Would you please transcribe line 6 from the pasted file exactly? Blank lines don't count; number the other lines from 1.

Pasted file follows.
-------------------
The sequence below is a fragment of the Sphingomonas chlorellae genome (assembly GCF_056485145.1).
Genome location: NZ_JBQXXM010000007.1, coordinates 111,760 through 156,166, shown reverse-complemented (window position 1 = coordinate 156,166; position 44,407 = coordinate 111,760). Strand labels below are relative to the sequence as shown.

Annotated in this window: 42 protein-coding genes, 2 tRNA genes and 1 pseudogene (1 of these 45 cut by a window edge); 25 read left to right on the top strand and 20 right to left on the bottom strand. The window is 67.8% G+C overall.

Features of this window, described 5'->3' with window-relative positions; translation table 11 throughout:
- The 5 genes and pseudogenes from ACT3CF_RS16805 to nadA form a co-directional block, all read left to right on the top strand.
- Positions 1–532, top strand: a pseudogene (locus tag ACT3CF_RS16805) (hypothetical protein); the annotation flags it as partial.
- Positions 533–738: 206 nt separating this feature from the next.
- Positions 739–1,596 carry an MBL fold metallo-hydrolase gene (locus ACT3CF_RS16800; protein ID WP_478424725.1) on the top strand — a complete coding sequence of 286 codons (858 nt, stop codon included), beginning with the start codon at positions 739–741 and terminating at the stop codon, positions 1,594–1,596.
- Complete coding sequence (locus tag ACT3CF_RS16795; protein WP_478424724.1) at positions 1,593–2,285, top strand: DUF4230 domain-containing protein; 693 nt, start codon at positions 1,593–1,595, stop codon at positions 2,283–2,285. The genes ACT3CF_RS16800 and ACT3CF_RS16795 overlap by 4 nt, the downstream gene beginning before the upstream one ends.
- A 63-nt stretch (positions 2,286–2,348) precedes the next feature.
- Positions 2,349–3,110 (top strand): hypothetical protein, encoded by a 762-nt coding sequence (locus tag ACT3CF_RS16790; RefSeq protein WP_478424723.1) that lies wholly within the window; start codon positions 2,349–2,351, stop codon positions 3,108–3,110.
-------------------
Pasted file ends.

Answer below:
- Positions 1–532, top strand: a pseudogene (locus tag ACT3CF_RS16805) (hypothetical protein); the annotation flags it as partial.